Who’s on the FBI’s Terrorist Watchlist?
The FBI’s list of known or suspected terrorists includes more than 400,000 people, about 2% of them U.S. citizens. The FBI says its Terrorist Watchlist is a useful tool for intelligence analysts, but others say it’s too big to be helpful and endangers the rights of people who may be included without just cause.
According to FBI figures, the list continues to grow. The Terrorist Screening Center ( TSC) evaluates up to 1200 new pieces of information each day, including additions, deletions, and modifications to existing en- tries submitted by law-enforcement agencies across the country.
What qualifies someone for the list? TSC officials won’t say but insist that people are included only if they meet a standard of “reasonable suspicion” after review by the TSC and several other government agencies. You’ll never know if you’re on the list—it’s classified. People who suspect they might be listed without cause can file a request through the Traveler Redress Inquiry Program website, which is then reviewed by officials. Chad Kolton, a TSC spokesman, says the vast majority of Americans who inquire about their status are not, in fact, on the watch list.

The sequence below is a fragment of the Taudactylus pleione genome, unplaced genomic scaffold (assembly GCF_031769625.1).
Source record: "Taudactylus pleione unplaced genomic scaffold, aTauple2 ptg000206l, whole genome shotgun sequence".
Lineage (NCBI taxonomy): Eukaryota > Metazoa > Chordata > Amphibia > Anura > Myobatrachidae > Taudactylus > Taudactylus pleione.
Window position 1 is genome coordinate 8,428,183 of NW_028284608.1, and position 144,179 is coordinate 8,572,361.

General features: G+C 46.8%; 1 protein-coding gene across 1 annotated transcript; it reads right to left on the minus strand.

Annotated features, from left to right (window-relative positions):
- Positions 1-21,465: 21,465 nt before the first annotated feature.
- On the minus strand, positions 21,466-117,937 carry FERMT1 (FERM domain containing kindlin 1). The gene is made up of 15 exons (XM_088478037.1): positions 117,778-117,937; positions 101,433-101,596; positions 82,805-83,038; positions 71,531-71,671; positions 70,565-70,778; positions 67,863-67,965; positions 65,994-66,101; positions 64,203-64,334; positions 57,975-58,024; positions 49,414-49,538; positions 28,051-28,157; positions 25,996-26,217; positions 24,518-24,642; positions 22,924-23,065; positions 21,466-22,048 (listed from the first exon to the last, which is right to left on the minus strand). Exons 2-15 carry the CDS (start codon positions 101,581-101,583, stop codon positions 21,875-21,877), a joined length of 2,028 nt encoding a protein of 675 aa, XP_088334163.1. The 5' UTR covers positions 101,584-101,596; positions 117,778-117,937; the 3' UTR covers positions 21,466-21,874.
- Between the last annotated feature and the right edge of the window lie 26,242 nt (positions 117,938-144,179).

But Christopher Calabrese, legislative counsel at the American Civil Liberties Union, claims that the system allows too many people to come under scrutiny and diverts the attention of authorities from real threats. “ Every day, they are deciding that more and more people are terrorists,” he says. “At a minimum, these people will have a hard time flying, and the suspicion that they are terrorists will be shared with local law enforcement.”
Despite its size, Kolton insists that the watch list is working as intended: “It helps combat terrorism, period.”